In his study, Kesselring lets Schnez off easily: He doesn't mention his ties to the right-wing milieu, and he describes his spying on supposed left-wingers as "security checks." When asked about it, the historian explains that he will deal with these aspects of the file in a comprehensive study in the coming year. But the BND has recently released the "Insurances" files, making it possible to paint an independent picture.

The army project began in the postwar period in Swabia, the region surrounding Stuttgart, where then 40-year-old Schnez traded in wood, textiles and household items and, on the side, organized social evenings for the veterans of the 25th Infantry Division, in which he had served. They helped one another out, supported the widows and orphans of colleagues and spoke about times old and new.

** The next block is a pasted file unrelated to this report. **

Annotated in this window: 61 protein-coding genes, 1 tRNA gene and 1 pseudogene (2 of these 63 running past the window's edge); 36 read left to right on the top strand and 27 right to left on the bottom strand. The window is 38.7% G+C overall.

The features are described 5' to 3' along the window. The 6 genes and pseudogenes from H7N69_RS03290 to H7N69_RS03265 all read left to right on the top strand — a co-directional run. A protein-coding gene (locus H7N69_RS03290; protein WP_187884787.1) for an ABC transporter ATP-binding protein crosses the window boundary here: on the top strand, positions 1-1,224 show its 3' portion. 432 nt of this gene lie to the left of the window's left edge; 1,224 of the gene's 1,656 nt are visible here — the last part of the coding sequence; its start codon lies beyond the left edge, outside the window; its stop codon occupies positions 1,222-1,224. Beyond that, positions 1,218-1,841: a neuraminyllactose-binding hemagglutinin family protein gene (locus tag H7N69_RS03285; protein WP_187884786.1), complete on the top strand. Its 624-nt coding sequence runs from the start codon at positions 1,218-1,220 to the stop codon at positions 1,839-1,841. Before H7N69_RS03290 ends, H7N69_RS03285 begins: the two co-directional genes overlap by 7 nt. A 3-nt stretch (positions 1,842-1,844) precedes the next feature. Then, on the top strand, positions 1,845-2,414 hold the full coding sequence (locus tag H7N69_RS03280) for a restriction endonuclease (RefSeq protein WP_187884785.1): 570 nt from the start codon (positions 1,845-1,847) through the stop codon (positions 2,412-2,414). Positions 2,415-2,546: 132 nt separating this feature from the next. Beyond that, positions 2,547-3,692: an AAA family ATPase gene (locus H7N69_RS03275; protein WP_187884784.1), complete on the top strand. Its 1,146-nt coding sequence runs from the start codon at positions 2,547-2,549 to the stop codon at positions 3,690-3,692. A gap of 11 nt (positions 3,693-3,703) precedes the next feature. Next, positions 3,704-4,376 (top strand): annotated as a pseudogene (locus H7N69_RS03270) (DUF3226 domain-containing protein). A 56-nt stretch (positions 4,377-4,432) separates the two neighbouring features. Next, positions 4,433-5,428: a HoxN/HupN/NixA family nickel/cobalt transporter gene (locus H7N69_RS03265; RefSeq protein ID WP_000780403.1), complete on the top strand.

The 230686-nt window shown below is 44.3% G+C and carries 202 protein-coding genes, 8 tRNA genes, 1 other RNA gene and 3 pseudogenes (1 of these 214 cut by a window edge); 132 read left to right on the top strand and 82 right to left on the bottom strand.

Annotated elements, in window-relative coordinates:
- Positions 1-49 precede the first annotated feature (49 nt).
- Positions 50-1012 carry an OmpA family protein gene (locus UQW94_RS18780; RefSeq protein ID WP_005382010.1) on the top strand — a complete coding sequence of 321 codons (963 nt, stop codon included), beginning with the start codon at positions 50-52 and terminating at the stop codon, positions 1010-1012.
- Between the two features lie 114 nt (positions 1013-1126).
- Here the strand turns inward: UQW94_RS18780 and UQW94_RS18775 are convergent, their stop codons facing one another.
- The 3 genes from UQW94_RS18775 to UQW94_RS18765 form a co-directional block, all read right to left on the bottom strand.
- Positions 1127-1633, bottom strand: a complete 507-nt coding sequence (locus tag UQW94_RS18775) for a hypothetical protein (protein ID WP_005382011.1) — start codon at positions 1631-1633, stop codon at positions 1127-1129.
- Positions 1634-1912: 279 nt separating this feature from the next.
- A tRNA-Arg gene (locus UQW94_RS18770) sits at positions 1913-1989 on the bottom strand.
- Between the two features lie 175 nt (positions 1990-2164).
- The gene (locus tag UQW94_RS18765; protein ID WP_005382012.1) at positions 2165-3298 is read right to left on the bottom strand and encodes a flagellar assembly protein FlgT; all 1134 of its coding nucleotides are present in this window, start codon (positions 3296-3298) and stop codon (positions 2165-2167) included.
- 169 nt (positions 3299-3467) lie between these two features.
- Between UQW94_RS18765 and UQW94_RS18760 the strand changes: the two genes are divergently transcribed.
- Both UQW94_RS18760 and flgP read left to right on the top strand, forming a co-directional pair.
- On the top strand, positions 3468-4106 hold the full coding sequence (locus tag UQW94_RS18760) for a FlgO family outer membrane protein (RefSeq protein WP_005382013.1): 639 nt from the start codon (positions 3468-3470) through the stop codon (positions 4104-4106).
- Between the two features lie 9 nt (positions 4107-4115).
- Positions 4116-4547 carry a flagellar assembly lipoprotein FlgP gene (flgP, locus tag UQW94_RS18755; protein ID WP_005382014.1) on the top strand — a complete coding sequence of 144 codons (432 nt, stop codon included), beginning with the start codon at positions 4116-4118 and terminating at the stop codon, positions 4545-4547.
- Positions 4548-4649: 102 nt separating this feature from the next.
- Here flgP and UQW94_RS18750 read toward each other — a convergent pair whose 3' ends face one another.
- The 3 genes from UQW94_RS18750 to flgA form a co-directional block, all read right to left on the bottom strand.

Fears of Attack from the East

But their debates always returned to the same question: What should be done if the Russians or their Eastern European allies invade? West Germany was still without an army at the time, and the Americans had removed many of their GIs from Europe in 1945.

At first, Schnez' group considered allowing themselves to be defeated and then leading partisan warfare from behind the lines, before relocating somewhere outside of Germany. In the event of a sudden attack from the East, an employee with the Gehlen Organization would later write, Schnez wanted to withdraw his troops and bring them to safety outside of Germany. They would then wage the battle to free Germany from abroad.